A British psychologist suggests the media update its opinion on women who wait until their late 30s or early 40s to become mothers, claiming that notions of selfishness and willingness to risk the health of their baby need revision.
Rather than aiming to "have it all," many women delay motherhood for other reasons, and it is often less a matter of choice than circumstance, stated Kirsty Budds of the University of Huddersfield. She recently presented her research on the subject at a conference organized by the British Psychology Society at St. Andrew's University.
"I don't like the term 'delayed' because it implies agency and it implies choice," she stated in a press release last week. "It implies that women who have babies later on are putting something off or waiting for something."
"The assumption in newspapers is that women choose to delay motherhood for career reasons, which implies selfishness," she notes. "Also, anxiety over women putting careers before motherhood demonstrates the strength of the motherhood mandate -- in our society motherhood is considered more important for women than other occupations, such that they should be prioritising it."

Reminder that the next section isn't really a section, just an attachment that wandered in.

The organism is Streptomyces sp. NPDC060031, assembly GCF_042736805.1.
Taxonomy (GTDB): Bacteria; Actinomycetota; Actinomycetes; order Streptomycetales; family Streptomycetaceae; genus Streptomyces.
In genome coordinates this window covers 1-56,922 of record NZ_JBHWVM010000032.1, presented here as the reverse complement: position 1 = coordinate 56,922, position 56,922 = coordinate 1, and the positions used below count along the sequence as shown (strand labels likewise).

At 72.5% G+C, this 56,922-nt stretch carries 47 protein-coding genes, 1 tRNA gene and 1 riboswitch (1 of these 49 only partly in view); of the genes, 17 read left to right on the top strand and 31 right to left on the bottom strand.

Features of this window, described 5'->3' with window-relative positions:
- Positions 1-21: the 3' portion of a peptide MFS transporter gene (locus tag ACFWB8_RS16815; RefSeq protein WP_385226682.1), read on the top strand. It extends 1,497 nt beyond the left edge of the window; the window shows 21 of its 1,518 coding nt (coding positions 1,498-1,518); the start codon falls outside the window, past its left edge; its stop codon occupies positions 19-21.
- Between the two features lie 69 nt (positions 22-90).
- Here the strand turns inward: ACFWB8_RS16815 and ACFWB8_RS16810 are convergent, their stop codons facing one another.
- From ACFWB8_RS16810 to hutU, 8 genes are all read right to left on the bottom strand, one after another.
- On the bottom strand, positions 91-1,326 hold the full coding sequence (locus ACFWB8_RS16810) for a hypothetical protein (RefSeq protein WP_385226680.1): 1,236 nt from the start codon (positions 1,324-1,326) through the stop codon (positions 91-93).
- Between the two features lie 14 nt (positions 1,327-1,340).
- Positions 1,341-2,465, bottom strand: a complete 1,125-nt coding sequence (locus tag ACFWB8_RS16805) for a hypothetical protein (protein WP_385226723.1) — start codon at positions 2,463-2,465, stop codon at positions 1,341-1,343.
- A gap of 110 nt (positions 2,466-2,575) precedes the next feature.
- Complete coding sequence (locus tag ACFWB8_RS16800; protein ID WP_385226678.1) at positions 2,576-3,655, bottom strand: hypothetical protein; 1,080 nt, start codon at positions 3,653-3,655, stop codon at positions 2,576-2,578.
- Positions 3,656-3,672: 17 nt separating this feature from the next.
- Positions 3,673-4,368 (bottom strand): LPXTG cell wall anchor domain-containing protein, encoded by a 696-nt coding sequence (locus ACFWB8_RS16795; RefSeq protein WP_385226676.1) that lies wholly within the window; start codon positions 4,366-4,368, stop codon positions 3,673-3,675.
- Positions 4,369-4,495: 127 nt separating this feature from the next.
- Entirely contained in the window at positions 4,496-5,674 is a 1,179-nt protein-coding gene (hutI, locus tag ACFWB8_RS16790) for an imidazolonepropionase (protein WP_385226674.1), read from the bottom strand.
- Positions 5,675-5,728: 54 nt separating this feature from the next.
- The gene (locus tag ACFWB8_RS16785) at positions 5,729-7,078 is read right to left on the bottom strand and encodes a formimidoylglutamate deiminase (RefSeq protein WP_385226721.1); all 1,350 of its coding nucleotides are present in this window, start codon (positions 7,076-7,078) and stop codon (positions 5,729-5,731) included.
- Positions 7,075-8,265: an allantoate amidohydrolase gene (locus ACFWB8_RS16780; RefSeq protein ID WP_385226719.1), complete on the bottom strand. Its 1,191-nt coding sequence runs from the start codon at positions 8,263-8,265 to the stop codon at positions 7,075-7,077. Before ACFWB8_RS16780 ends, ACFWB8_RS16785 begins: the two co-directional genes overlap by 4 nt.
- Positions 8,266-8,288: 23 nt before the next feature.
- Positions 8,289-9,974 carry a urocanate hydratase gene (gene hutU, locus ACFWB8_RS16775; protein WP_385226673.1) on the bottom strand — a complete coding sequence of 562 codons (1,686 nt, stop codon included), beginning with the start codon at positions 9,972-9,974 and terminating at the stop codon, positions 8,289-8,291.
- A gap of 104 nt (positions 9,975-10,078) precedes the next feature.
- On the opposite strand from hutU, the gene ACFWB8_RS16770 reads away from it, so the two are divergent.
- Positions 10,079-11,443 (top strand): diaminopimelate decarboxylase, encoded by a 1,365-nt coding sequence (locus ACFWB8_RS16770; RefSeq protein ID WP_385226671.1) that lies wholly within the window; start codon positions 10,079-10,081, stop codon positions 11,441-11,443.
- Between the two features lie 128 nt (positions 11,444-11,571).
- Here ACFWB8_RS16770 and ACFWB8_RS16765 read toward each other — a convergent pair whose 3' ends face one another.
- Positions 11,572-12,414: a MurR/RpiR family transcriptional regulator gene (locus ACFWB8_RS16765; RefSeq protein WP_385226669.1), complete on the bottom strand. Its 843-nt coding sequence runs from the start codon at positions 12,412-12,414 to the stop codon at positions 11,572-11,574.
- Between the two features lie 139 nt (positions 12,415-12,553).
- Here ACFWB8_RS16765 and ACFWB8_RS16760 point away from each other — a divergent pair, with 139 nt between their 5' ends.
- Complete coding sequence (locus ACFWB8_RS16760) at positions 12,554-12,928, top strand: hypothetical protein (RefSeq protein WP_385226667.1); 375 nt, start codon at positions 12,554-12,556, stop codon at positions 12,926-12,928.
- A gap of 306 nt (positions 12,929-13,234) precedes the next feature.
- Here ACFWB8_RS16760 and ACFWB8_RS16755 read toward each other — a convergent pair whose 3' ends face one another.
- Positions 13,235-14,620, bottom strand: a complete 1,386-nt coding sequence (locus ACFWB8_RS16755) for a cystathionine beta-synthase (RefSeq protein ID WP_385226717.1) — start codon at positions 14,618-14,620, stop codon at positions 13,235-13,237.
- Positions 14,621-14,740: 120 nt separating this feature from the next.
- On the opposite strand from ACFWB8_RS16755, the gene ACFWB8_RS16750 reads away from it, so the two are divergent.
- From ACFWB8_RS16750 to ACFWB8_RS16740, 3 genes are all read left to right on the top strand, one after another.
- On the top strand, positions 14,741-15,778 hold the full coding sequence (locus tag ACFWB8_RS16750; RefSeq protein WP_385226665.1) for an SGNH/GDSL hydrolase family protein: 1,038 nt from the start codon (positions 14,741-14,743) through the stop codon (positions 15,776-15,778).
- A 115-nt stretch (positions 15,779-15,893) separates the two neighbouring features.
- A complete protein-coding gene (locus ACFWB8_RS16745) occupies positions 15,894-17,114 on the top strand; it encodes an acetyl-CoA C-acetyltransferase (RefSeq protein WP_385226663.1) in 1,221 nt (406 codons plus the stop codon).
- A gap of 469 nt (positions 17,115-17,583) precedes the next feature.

Budds adds that while the medical convention is to regard 35 as the age at which greater health risk is attached to pregnancy, it's likely the risk boundary will rise to 40 as older mothers become more the norm. While birth rates in younger women have been declining, pregnancy after 40 is on the rise, according to the US-based Centers for Disease Control and Prevention.
While prior research has found that women over 35 have an increased risk of fertility issues as well a greater likelihood of having a C-section, there is some good news. A new study found that the offspring of older women are less likely to have accidents or need hospital care and more likely to have been vaccinated early. Their babies also are more likely develop a broader vocabulary from a young age and achieve higher scores in IQ tests in a range of measures up to the age of five. The research was presented in May at the Royal College of Paediatrics and Child Health conference in Glasgow.